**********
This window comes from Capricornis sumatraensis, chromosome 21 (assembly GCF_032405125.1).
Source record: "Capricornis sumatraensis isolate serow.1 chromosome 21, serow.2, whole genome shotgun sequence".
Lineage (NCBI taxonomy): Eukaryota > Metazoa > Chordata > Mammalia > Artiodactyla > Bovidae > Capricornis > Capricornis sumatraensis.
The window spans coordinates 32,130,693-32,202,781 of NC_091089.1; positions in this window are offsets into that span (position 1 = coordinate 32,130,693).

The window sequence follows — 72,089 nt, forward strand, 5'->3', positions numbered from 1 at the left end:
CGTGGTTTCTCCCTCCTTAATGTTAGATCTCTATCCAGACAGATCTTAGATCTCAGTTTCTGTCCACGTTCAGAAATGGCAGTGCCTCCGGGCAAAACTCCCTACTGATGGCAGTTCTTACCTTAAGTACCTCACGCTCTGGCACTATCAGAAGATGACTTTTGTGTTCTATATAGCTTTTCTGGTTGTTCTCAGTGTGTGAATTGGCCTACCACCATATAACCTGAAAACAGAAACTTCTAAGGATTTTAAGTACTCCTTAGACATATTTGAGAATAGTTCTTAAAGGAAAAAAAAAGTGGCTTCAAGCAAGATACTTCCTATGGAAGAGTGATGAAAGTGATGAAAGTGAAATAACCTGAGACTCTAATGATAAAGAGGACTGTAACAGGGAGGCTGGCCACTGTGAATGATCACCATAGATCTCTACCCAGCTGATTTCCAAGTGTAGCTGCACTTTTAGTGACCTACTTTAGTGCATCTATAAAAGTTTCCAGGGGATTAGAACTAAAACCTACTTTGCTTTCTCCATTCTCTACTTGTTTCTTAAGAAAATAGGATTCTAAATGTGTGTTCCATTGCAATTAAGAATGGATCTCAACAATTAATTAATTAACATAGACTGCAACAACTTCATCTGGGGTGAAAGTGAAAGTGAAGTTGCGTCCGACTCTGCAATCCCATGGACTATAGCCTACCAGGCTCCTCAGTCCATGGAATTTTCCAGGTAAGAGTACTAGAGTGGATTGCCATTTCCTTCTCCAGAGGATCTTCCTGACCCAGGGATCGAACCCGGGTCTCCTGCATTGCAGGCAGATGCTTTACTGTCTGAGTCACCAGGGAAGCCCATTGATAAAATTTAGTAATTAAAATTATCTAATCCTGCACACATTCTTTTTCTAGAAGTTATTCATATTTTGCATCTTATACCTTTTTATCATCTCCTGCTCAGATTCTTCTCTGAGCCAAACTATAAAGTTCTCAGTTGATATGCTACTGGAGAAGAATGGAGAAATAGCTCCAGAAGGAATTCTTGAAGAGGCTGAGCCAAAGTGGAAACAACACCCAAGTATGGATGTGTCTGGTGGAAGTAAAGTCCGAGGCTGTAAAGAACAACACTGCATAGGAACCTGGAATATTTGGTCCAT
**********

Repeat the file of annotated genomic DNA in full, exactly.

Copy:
This window comes from Capricornis sumatraensis, chromosome 21 (assembly GCF_032405125.1).
Source record: "Capricornis sumatraensis isolate serow.1 chromosome 21, serow.2, whole genome shotgun sequence".
Lineage (NCBI taxonomy): Eukaryota > Metazoa > Chordata > Mammalia > Artiodactyla > Bovidae > Capricornis > Capricornis sumatraensis.
The window spans coordinates 32,130,693-32,202,781 of NC_091089.1; positions in this window are offsets into that span (position 1 = coordinate 32,130,693).

The window sequence follows — 72,089 nt, forward strand, 5'->3', positions numbered from 1 at the left end:
CGTGGTTTCTCCCTCCTTAATGTTAGATCTCTATCCAGACAGATCTTAGATCTCAGTTTCTGTCCACGTTCAGAAATGGCAGTGCCTCCGGGCAAAACTCCCTACTGATGGCAGTTCTTACCTTAAGTACCTCACGCTCTGGCACTATCAGAAGATGACTTTTGTGTTCTATATAGCTTTTCTGGTTGTTCTCAGTGTGTGAATTGGCCTACCACCATATAACCTGAAAACAGAAACTTCTAAGGATTTTAAGTACTCCTTAGACATATTTGAGAATAGTTCTTAAAGGAAAAAAAAAGTGGCTTCAAGCAAGATACTTCCTATGGAAGAGTGATGAAAGTGATGAAAGTGAAATAACCTGAGACTCTAATGATAAAGAGGACTGTAACAGGGAGGCTGGCCACTGTGAATGATCACCATAGATCTCTACCCAGCTGATTTCCAAGTGTAGCTGCACTTTTAGTGACCTACTTTAGTGCATCTATAAAAGTTTCCAGGGGATTAGAACTAAAACCTACTTTGCTTTCTCCATTCTCTACTTGTTTCTTAAGAAAATAGGATTCTAAATGTGTGTTCCATTGCAATTAAGAATGGATCTCAACAATTAATTAATTAACATAGACTGCAACAACTTCATCTGGGGTGAAAGTGAAAGTGAAGTTGCGTCCGACTCTGCAATCCCATGGACTATAGCCTACCAGGCTCCTCAGTCCATGGAATTTTCCAGGTAAGAGTACTAGAGTGGATTGCCATTTCCTTCTCCAGAGGATCTTCCTGACCCAGGGATCGAACCCGGGTCTCCTGCATTGCAGGCAGATGCTTTACTGTCTGAGTCACCAGGGAAGCCCATTGATAAAATTTAGTAATTAAAATTATCTAATCCTGCACACATTCTTTTTCTAGAAGTTATTCATATTTTGCATCTTATACCTTTTTATCATCTCCTGCTCAGATTCTTCTCTGAGCCAAACTATAAAGTTCTCAGTTGATATGCTACTGGAGAAGAATGGAGAAATAGCTCCAGAAGGAATTCTTGAAGAGGCTGAGCCAAAGTGGAAACAACACCCAAGTATGGATGTGTCTGGTGGAAGTAAAGTCCGAGGCTGTAAAGAACAACACTGCATAGGAACCTGGAATATTTGGTCCAT